May 24        Women in Agriculture Webinar- Communication on Difficult Topics and with Difficult People -Noon. Register at:

May 31        Deadline for entering the Carroll Biz Challenge - Contact the Carroll County Chamber of Commerce or go to for more information.  

Jun 1-Sep 20       MDA Pesticide Container Recycling Collection - The Mill of Black Horse, 4551 Norrisville Rd. Current customers only. Call 410-329-6010 or 410-692-2200 for hours and drop-off instructions.

June 1        Agribusiness Breakfast: Why Does a Gallon of Milk Cost more than a Gallon of Gasoline - MDVA Dairy Counsel Representative, 8:00 am to 9:00 am, Baugher’s Restaurant, Westminster MD, Must call 410-386-2760 or email to register.

June 2        MDA Pesticide Container Recycling Collection. 9 am to 3 pm,  Scarboro Landfill, 3241 Scarboro Road, Harford County. Call 410-841-5710, or visit for rules and instructions
June 8        Maryland Land Conservation Conference, Pearlstone Conference Center, Reisterstown, MD. Registration is $85 before May 15th. Contact Tracy at

June 14      Women in Agriculture Webinar- How to Create Social Media Memes, and Other Photo Apps - Noon. Register at:

June 19, 20 Fundamentals of Nutrient Management - 9 am to 4pm, Maryland Dept. of Ag, 50 Harry S. Truman Parkway, Annapolis. 2 day training includes state nutrient management regulations, nutrient management principles, basic soil science, and soil fertility recommendations. For information and registration contact MDA.

June 20      MDA Pesticide Container Recycling Collection - 9am to 3pm, Frederick County Landfill, 9031 Reich's Ford Road. Call 410-841-5710, or visit for rules and instructions.

June 21      Hops Field Day - See the new hops yard, discuss varieties for growing locally, and field maintenance. Western Maryland Research and Education Center, 18330 Keedysville Rd Keedysville, MD 21756. Contact the Brewers Association of Maryland for more information at 410-252-9463.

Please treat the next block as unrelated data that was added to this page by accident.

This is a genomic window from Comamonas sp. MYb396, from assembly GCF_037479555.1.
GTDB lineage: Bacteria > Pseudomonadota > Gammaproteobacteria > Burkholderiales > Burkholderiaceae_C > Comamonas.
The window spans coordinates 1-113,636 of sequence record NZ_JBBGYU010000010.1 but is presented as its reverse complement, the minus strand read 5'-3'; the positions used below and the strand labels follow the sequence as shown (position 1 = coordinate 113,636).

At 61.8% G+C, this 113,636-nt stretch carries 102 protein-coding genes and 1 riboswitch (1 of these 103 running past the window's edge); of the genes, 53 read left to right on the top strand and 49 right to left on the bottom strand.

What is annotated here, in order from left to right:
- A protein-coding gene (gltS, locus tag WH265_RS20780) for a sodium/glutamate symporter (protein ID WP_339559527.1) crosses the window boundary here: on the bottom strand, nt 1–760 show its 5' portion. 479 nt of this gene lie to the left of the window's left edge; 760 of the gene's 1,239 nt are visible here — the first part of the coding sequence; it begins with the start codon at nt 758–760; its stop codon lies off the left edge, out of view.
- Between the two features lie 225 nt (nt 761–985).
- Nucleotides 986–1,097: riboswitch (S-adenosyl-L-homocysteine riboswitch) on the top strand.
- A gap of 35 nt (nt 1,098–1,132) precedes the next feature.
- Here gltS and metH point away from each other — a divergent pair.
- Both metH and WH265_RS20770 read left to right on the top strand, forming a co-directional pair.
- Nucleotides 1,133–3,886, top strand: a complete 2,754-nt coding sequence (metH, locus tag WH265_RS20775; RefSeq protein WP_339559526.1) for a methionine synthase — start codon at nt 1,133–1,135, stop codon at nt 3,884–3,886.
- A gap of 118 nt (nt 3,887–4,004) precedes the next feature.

June 28      Women in Agriculture Webinar- Can I Use This Picture? Media Law - Noon. Register at:

Visit our web site at
For more event listings visit

Yours for better farming from your
Carroll County Agriculture Extension Educators,

Bryan R. Butler, Sr.      
Extension Agent              
Agriculture and Food Systems                             

Peter Coffey
Extension Educator
Small Farm/Alternative Ag           

If you would like to be removed from our mailing list, please call: 410-386-2760 or 1-888-326-9645.

If you have a disability that requires special assistance for your participation in a program please contact the Carroll County Extension Office at 410-386-2760, Fax: 410-876-0132, two weeks prior to the program.

The information given herein is supplied with the understanding that no discrimination is intended and no endorsement by University of Maryland Extension is implied.
Baltimore Sun Carroll Eagle: 
Tumblr: Kevin Dayhoff Banana Stems
Kevin Dayhoff is an artist - and a columnist for:
Baltimore Sun - Carroll County Times - The Carroll Eagle:

Google profile:

E-mail: kevindayhoff(at)

My columns appear in the copy of the Baltimore Sunday Sun that is distributed in Carroll County:

See also - Kevin Earl Dayhoff Art Travel, art, artists, authors, books, newspapers, media, writers and writing, journalists and journalism, reporters and reporting, music, culture, opera... Ad maiorem Dei gloriam inque hominum salutem. “Deadline U.S.A.” 1952. Ed Hutcheson: “That's the press, baby. The press! And there's nothing you can do about it. Nothing!” - See more at:

Saturday, November 5, 2011

UVA 31 UM 13 with 10 minutes left in the game. Looks like Jefferson triumphs

UVA 31 UM 13 with 10 minutes left in the game. Looks like Jefferson triumphs

Terps Terps

University of Maryland Bryd Stadium

Home of the Maryland Terrapins

Byrd Stadium University of Maryland

University of Maryland marching band

This message was sent using the Picture and Video Messaging service from Verizon Wireless!

To learn how you can snap pictures and capture videos with your wireless phone visit

Note: To play video messages sent to email, QuickTime® 6.5 or higher is required.

Cole Field House University of Maryland